Is there any tips or method to avoid kernel log drop or log buffer overrun ?

I have increased the log buffer size to maximum with below code change. I'm running in high end device only. But, still when when i want to get the complete log from my driver(which writes heavy logs), I see the printk logs are dropped sometimes. I use printk with KERN_INFO, gets enabled through dynamic debug(dprintk).

Change i do:

--- a/kernel/printk.c
+++ b/kernel/printk.c
@@ -55,7 +55,7 @@ void asmlinkage __attribute__((weak)) early_printk(const char *fmt, ...)

+#define __LOG_BUF_LEN  (1 << 17)

Command i use to write into a file:

cat "/proc/kmsg">/sdcard/klog.txt

Only While debugging, I'm okay if the performance is degraded in my driver but, i don't want drop any logs. I understand we can't make work queues/threads to wait until printing completes. But, still is there any way to get guaranteed that, logs are not dropped.

  • # tail -f /var/log/messages > /tmp/tmplog.txt & is one simple way to get around this.
    – Peter L.
    Commented Oct 16, 2014 at 21:58

2 Answers 2


Easy, just add "printk.synchronous=1" to kernel cmdline.

The printk() has became completely async now. You can add printk.synchronous=1 to let printk() be sync.

Refer to the patch "printk: Make printk() completely async":

Currently, printk() sometimes waits for message to be printed to console and sometimes it does not (when console_sem is held by some other process). In case printk() grabs console_sem and starts printing to console, it prints messages from kernel printk buffer until the buffer is empty. When serial console is attached, printing is slow and thus other CPUs in the system have plenty of time to append new messages to the buffer while one CPU is printing. Thus the CPU can spend unbounded amount of time doing printing in console_unlock(). This is especially serious problem if the printk() calling console_unlock() was called with interrupts disabled.

In practice users have observed a CPU can spend tens of seconds printing in console_unlock() (usually during boot when hundreds of SCSI devices are discovered) resulting in RCU stalls (CPU doing printing doesn't reach quiescent state for a long time), softlockup reports (IPIs for the printing CPU don't get served and thus other CPUs are spinning waiting for the printing CPU to process IPIs), and eventually a machine death (as messages from stalls and lockups append to printk buffer faster than we are able to print). So these machines are unable to boot with serial console attached. Another observed issue is that due to slow printk, hardware discovery is slow and udev times out before kernel manages to discover all the attached HW. Also during artificial stress testing SATA disk disappears from the system because its interrupts aren't served for too long.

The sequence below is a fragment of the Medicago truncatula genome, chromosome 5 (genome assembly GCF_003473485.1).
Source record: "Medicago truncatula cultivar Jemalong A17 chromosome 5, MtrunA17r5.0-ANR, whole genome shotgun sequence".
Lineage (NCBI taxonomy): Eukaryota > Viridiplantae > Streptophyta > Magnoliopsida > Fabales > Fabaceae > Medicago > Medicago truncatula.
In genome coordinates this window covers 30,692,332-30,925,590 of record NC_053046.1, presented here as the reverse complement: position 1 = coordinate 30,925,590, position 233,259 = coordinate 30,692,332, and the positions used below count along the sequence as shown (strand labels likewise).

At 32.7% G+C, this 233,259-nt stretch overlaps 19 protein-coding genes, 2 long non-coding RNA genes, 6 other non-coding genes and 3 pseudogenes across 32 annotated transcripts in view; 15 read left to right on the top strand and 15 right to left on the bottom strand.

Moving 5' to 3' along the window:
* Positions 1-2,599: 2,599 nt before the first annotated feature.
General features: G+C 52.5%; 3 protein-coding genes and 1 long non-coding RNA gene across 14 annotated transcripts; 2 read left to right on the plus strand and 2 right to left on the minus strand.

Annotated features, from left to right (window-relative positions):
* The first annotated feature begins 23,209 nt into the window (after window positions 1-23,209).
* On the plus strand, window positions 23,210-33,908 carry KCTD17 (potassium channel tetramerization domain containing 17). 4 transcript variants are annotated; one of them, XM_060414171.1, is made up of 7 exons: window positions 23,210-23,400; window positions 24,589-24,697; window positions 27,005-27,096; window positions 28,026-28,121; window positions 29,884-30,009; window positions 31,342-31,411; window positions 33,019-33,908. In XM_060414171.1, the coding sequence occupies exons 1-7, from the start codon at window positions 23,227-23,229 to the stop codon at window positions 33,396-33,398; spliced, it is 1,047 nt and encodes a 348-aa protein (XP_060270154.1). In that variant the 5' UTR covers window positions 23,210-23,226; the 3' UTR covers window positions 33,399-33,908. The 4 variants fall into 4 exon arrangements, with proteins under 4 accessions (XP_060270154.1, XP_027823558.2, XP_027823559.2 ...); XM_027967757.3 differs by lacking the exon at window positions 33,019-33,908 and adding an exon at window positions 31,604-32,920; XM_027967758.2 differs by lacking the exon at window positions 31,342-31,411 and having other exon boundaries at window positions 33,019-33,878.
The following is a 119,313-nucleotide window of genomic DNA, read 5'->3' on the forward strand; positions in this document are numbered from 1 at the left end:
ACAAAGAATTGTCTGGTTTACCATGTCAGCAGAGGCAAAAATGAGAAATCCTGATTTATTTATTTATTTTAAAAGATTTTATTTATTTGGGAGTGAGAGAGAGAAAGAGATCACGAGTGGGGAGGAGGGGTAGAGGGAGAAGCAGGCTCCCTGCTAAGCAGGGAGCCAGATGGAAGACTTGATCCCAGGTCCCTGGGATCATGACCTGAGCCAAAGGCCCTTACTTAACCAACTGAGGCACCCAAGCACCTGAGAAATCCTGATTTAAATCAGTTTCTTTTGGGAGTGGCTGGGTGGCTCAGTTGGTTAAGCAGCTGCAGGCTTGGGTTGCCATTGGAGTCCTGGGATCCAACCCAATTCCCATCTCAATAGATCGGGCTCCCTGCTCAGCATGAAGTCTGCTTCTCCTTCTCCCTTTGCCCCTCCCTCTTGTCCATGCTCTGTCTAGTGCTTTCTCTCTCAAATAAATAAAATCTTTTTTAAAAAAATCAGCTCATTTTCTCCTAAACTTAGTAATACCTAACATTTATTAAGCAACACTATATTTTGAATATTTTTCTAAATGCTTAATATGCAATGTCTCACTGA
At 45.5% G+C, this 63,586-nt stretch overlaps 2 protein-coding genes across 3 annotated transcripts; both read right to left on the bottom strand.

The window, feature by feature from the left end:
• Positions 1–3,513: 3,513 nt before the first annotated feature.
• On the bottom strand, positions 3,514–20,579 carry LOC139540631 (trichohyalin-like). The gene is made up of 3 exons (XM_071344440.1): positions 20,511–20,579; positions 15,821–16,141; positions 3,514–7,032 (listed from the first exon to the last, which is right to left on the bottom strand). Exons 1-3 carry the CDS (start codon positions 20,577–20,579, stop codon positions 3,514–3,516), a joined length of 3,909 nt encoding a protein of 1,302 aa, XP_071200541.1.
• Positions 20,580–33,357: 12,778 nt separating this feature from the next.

This patch makes printk() completely asynchronous (similar to what printk_deferred() did until now). It appends message to the kernel printk buffer and wake_up()s a special dedicated kthread to do the printing to console. This has the advantage that printing always happens from a schedulable contex and thus we don't lockup any particular CPU or even interrupts. Also it has the advantage that printk() is fast and thus kernel booting is not slowed down by slow serial console. Disadvantage of this method is that in case of crash there is higher chance that important messages won't appear in console output (we may need working scheduling to print message to console). We somewhat mitigate this risk by switching printk to the original method of immediate printing to console if oops is in progress.

Async printk, for the time being, is considered to be less reliable than the synchronous one, so by default we keep printk operating in synchronous mode. There is a printk.synchronous kernel parameter which permits to select sync/async mode as a boot parameter or later on from user space via sysfs knob.

printk() is expected to work under different conditions and in different scenarios, including corner cases of OOM when all of the workers are busy (e.g. allocating memory), thus printk() uses its own dedicated printing kthread, rather than relying on workqueue (even with WQ_MEM_RECLAIM bit set we potentially can receive delays in printing until workqueue declares a ->mayday, as noted by Tetsuo Handa).


Two ways :

  1. cat /proc/kmsg > some file location &

  2. This is more elaborate : Since logging is excessive, don't use dmesg buffer at all ?

A> During your drivers init, allocate separate buffer space for logging of desired size (large buffer)

B> Create a separate function to log it say my_log_buf("Debug check point 1"); that logs in to the aforementioned buffer

C> Give a read system interface and read it using cat /sys/(some exposed interface)

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